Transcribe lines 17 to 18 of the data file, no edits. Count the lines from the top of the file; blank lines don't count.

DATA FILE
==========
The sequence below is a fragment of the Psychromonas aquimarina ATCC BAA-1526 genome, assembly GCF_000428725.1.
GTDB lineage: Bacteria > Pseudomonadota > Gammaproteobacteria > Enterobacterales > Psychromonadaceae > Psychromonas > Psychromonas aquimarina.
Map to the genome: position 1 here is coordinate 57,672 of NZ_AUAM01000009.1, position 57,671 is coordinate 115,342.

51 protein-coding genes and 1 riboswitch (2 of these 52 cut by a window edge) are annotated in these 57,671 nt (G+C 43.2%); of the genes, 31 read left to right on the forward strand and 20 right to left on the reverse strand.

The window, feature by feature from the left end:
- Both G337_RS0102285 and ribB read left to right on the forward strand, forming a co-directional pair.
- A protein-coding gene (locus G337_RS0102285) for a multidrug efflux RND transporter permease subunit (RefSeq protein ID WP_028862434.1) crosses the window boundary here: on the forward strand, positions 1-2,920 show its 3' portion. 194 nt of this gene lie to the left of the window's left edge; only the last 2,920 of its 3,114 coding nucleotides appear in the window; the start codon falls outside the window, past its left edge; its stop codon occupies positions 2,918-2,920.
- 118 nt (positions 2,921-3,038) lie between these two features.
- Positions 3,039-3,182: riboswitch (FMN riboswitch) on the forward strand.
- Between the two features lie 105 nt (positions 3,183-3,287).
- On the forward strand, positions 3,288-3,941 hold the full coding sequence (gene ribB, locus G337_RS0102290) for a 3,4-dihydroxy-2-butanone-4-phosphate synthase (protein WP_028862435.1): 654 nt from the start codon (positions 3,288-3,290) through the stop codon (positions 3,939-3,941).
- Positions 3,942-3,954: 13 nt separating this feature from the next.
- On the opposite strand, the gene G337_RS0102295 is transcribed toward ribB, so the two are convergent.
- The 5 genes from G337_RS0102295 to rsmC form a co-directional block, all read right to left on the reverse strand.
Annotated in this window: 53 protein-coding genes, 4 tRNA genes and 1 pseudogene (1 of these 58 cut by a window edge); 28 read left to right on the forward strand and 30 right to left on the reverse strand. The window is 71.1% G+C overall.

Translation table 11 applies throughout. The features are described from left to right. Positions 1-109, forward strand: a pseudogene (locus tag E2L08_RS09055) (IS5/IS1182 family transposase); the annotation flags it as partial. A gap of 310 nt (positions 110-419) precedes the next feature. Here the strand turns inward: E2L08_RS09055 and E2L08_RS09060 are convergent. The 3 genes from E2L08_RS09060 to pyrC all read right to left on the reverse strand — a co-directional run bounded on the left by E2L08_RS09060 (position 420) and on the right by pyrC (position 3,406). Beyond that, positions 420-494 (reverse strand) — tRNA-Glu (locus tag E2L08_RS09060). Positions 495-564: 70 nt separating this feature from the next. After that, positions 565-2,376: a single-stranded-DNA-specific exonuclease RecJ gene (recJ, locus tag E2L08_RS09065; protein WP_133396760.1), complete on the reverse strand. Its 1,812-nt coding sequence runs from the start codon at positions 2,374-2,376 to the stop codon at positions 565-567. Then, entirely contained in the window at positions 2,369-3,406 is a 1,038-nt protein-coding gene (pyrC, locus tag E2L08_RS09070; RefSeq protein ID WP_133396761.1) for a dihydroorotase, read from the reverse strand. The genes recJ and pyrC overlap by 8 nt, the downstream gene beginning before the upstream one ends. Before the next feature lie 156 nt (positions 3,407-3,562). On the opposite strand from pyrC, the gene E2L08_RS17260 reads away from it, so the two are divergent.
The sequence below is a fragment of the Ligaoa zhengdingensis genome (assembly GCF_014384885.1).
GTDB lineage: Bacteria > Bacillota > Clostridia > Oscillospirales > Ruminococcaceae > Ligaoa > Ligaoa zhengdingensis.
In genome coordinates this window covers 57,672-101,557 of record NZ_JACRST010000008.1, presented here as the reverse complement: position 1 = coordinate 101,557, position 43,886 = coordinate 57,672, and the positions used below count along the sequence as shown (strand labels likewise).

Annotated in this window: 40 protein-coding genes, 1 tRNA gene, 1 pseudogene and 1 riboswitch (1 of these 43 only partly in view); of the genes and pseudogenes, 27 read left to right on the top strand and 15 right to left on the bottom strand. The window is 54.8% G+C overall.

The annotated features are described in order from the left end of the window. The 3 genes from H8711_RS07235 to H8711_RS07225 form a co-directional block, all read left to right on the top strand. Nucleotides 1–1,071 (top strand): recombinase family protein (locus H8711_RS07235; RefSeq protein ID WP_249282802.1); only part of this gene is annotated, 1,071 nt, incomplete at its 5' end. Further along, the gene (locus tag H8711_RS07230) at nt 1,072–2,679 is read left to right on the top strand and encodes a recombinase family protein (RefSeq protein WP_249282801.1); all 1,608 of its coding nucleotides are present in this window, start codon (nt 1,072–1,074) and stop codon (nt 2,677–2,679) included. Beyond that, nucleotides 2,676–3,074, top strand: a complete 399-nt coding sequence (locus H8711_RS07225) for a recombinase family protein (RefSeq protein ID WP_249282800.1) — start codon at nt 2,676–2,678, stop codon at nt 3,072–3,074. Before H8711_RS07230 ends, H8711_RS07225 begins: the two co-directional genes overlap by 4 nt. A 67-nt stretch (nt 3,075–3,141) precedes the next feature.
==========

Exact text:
The sequence below is a fragment of the Ligaoa zhengdingensis genome (assembly GCF_014384885.1).
GTDB lineage: Bacteria > Bacillota > Clostridia > Oscillospirales > Ruminococcaceae > Ligaoa > Ligaoa zhengdingensis.